There were two facts of particular note when the Orioles took the field against the Oakland Athletics on Tuesday night at Camden Yards.
Adam Jones was back in right field after three days in the witness protection program in St. Petersburg, Fla., and rookie outfield prospect DJ Stewart was in the house after getting a surprise call-up that seemed a little bit fishy.
It certainly looks like the Orioles realized that the rationale for sitting Jones three straight games — ostensibly to look at some younger players — wasn’t getting much traction when the one really new guy getting looked at was 28-year-old minor league journeyman John Andreoli.
The Orioles are trying to sell their long-term rebuild to the fans, so maybe the front office just figured everybody would get caught up in the Jonathan Villar high-wire act and not notice that executive vice president Dan Duquette was making good on his angry promise to sit Jones after he refused to accept that July trade to the Philadelphia Phillies.
The Stewart call-up wouldn’t seem curious if the club had called him up right away instead of sending him home for a week before thinking better of it. Stewart got off to a strong start at Triple-A Norfolk, but struggled late and acknowledged Friday that he headed home believing he had played himself out of a September audition.
Maybe he did, but these are complicated times. The Orioles legitimately need to evaluate everyone in the organization to create the best opportunity for a quick turnaround. Stewart has a chance to be part of that, so his arrival does give the team some cover for the way it is handling what appear to be the final weeks of Jones’ career in an Orioles uniform.
Jones returned to the starting lineup for the series opener against the A’s, perhaps to show everyone that his absence wasn’t punitive or to show that the Orioles are aware of their responsibility to put a competitive team on the field in these late-season games against division and wild-card contenders.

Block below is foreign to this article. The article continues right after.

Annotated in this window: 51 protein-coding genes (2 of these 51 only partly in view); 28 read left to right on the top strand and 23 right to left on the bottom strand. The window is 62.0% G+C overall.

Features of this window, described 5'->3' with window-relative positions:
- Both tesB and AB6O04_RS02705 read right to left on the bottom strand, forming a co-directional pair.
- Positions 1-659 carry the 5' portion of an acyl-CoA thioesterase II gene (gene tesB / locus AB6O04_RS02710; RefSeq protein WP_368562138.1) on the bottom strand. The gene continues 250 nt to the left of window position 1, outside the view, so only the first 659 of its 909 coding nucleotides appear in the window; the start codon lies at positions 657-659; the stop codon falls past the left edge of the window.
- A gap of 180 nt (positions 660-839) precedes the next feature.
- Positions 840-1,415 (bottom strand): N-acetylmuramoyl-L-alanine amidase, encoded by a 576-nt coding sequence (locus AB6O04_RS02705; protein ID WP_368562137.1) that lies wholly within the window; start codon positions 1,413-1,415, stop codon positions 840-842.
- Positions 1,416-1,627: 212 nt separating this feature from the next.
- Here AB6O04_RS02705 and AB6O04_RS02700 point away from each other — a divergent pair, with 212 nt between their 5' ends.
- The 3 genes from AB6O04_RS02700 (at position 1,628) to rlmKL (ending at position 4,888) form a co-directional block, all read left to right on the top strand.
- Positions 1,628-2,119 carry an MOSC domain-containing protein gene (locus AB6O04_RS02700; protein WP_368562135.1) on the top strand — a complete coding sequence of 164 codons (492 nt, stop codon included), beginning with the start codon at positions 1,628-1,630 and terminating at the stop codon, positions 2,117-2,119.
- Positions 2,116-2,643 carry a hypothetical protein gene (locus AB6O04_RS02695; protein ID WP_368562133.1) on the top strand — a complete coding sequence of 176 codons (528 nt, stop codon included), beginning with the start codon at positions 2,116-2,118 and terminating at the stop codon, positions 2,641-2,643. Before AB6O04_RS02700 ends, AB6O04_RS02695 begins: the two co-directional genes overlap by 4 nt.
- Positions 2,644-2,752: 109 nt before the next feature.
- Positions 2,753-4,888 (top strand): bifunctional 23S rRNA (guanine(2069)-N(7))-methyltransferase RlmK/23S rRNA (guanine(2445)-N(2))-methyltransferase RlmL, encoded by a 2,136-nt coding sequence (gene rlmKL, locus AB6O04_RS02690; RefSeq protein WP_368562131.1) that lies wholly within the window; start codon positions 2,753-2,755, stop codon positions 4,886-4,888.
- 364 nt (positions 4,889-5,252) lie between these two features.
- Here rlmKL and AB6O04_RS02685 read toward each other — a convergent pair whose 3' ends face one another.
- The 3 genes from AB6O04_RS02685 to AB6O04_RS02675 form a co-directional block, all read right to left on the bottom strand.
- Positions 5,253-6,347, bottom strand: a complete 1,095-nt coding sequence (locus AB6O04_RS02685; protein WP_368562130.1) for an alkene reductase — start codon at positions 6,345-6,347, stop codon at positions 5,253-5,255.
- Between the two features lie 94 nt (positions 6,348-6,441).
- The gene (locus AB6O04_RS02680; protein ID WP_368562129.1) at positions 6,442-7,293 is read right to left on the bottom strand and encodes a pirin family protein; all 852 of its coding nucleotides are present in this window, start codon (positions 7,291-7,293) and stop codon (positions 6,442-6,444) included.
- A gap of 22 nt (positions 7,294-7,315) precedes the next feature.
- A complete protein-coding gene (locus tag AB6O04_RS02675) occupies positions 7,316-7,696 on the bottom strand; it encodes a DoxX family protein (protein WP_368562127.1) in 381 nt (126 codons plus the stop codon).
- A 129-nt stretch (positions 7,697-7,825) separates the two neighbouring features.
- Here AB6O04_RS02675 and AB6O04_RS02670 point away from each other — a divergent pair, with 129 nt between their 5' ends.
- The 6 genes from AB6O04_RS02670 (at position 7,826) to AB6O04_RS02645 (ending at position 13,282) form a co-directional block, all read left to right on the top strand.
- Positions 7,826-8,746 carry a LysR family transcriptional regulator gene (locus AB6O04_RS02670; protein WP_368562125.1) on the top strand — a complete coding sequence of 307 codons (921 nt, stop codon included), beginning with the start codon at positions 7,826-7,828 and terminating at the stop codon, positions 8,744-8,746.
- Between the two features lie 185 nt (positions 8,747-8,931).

There’s a better reason than any of those, of course. If Jones is coming to the end of his career in Baltimore, the fans who are still paying good money to come to the ballpark during this dismal season deserve to see him play his last games as an Oriole.
If you ask manager Buck Showalter, he’ll tell you that the answer is all of the above, which is exactly what he did before Tuesday night’s game when he was asked if the presence of the surprising A’s played into the decision to put Jones back in the lineup.
“It’s one of the responsibilities I feel when we’re doing a lineup, yeah,’’ Showalter said. “That’s one of [the reasons]. That’s one of the factors of many. … My first and foremost responsibility is to our organization and doing what’s best for it now and in the future, which should be the same thing.
“It’s really hard to bridge those two things every day … some of the hardest lineups I’ve ever made out.”
Showalter was asked if he could have imagined a few months ago that the best thing for the organization might be keeping a healthy and productive Jones on the bench for a significant number of games in September.
“I was certainly hoping that would not become the case,’’ Showalter said, “and it’s not always the case. Adam’s still going to play. He’s going to play some games. I’m certainly going to treat him with the respect he is due and with a real strong memory about what he’s been for us through the years. We’ve talked many times about it.”
Maybe it’s still possible that the Orioles will look at Stewart and some other outfield prospects and decide that their best course is to make peace with Jones and bring him back for a couple more years. The way the free agent market has played out the past few winters, it’s difficult to rule anything out.
And there’s certainly no guarantee that Showalter or Duquette will still be around when Jones hits the market in November.
For the moment, Showalter is stuck in the middle of a situation that will require a fair measure of managerial diplomacy to minimize the discomfort and keep all options open.
“It’s not always simple,’’ Showalter said. “There’s not always a right or wrong [that’s] clear cut. You keep asking yourself what’s best for the organization and what’s ethically right.”